Rodri Rodriguez, founder of the renowned 23rd annual Mariachi USA Festival taking place tomorrow at the Los Angeles Hollywood Bowl, wasn’t born Mexican. She says it was mariachi music that comforted her while her birth parents were still in Cuba.
Rodriguez arrived alone to the U.S. at age 7 through Operation Pedro Pan – a program created in December 1960 at the request of parents in Cuba to provide an opportunity to send their children to Miami to avoid Marxist-Leninist indoctrination. Upon arrival, she says she was placed in a foster home in Albuquerque, NM, where she lived for seven years.
“At an early age, I had to learn how to be a survivor,” says Rodriguez whose destiny placed her in a heavily Mexican-populated city. “I fell in love with mariachi and everything Mexican.”
When her parents were able to come to the U.S., Rodriguez says she joined them in Los Angeles – where she finished high school and developed a deep-seated relationship with music. She started working for a record company, and in 1976, she founded her own production company Rodri Entertainment, Inc. Only a year earlier, she says she played a key role in the decision to have the Latin category added to the Grammy Awards.
“Music has always been my career,” says the lively Rodriguez who traveled throughout Latin America and Europe at a young age booking talent such as, Julio Iglesias, Vicki Carr, and Gloria Estefan to name a few. “In 1990, I hankered for my hometown Los Angeles and created something iconic for all people, because everyone loves mariachi.”
Carlos Parra, founder of Mariachi los Toros, first met Rodriguez when he was only 12-years-old, when his school was a part of her Mariachi Foundation. He says she inspired him to start his own group. Tomorrow will mark the fifth Mariachi USA Festival he and his 11-person group will be performing in.
“She’s an inspirational woman who was big enough to bring mariachi to one of the biggest stages in the world,” says Parra. “She also made mariachi be seen at a higher level. She is a hard-working strong woman who went for it, not only for the Hollywood Bowl but throughout her career.”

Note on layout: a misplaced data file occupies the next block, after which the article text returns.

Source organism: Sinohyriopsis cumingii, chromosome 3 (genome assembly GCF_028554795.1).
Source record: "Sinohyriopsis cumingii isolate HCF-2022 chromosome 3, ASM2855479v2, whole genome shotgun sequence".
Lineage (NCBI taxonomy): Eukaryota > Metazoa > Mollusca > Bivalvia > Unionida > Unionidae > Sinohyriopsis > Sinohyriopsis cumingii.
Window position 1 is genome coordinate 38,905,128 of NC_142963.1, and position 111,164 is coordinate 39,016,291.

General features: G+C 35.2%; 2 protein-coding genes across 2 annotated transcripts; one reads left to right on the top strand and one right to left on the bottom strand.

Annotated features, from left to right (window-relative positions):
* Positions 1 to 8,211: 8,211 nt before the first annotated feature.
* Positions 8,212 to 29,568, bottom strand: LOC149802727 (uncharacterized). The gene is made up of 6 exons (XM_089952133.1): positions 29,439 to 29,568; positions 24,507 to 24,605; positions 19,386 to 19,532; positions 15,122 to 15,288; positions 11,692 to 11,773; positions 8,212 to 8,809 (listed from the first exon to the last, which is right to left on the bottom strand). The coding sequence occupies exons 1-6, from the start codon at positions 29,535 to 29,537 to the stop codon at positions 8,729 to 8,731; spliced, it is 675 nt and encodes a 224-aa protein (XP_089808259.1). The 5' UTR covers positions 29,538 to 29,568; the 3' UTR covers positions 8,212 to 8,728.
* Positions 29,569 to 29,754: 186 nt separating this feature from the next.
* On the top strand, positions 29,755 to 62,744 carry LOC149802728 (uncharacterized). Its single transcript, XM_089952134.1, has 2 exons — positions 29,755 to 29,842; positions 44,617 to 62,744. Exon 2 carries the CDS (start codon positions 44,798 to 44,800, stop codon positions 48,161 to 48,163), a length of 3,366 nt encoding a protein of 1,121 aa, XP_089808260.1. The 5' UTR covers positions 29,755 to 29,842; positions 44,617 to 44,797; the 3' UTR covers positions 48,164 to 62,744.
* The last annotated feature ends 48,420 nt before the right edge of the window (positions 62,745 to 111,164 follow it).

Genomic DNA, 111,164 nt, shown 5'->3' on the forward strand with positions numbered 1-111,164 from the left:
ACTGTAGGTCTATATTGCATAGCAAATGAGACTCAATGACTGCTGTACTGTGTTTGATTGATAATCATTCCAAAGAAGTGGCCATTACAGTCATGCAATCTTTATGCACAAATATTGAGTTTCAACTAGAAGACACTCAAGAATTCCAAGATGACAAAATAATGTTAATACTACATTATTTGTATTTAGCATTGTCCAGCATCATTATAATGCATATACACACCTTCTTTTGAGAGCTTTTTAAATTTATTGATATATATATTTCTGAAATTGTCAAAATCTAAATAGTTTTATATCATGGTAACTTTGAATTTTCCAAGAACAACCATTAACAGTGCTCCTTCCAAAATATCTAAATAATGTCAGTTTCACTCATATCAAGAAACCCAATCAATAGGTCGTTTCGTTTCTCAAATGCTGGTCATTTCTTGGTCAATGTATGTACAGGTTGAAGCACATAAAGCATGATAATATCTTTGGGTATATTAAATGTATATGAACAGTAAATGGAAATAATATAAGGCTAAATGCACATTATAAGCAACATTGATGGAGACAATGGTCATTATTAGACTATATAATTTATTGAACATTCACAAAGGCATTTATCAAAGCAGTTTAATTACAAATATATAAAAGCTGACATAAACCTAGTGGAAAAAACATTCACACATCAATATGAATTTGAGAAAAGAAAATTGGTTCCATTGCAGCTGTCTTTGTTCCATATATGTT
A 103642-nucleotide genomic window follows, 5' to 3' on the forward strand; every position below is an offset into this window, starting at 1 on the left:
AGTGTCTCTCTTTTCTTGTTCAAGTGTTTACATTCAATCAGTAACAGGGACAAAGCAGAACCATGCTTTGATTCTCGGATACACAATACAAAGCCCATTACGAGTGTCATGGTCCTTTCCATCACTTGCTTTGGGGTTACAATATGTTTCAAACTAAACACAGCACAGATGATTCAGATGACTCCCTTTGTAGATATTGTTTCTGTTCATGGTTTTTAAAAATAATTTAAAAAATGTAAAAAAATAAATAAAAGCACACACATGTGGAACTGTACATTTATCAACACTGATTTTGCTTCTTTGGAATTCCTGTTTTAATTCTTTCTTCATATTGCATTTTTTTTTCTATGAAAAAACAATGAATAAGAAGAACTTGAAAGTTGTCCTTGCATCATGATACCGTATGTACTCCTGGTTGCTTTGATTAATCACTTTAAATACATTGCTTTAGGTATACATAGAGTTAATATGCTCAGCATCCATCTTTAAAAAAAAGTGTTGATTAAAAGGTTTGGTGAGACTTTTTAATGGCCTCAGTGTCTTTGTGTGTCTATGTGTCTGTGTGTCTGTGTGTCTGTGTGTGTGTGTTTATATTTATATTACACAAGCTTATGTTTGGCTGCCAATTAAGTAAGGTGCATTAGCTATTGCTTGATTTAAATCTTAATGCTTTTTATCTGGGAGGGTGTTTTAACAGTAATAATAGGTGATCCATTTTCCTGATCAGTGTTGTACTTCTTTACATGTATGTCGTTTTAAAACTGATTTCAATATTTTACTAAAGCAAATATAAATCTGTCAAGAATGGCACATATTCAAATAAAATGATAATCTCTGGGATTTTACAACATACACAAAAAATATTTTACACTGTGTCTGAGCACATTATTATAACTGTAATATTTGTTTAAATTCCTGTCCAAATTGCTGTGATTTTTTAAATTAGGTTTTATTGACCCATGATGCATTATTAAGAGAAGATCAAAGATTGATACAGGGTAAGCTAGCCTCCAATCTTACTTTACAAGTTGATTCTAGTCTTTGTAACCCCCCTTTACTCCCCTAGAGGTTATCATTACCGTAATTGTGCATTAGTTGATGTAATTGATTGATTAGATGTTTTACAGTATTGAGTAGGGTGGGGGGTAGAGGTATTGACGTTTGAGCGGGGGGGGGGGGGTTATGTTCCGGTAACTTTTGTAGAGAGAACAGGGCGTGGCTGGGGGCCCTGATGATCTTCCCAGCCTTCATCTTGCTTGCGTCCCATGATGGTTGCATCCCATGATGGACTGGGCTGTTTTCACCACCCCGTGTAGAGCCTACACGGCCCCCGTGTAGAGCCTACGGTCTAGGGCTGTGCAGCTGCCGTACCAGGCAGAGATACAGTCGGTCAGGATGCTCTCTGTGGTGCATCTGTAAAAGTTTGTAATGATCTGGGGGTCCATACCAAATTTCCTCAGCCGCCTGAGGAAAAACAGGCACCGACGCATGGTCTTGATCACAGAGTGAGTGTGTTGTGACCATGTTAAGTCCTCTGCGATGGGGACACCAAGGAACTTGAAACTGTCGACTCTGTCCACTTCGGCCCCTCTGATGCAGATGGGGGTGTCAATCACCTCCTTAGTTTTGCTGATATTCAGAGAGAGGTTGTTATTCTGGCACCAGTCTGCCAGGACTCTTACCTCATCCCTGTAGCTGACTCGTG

The Hollywood Bowl seats more than 17,000, and Rodriguez says tickets often sell out.
“We’re the number one, longest running, paid annual Latino event,” she says, also giving credit to Belle Ortiz, one of her mentors who produced the very first Mariachi Festival in the U.S. Rodriguez adds that what makes Mariachi USA so special is the unity it creates among the audience. “The euphoria occurs the second that they set foot on the property. People start getting there at 1pm, and the doors open at 4pm. The show starts at 6pm until 10:30pm. We had to create activities because people couldn’t wait to go.”
She says she loves to see people gather from all over the world – as far as Europe and Australia – bringing food, flowers and candles.
“We pick the best mariachi groups in the U.S. and Mexico, as well as ballet folklorico,” says Rodriguez, adding that there will also be an Aztec number this year called “The Dance of Fire,” as well as the famous fireworks finale. “I’ve chosen a woman to conduct for the first time – Laura Sobrino – from a leading mariachi group right now.”
Rodriguez says every year is cause for celebration, and she hopes to one day take her show on a national tour, and even to her native Cuba.
“I’m the woman I was meant to be,” she says. “Daily, I trust I am where I’m supposed to be, and it’s a great place.”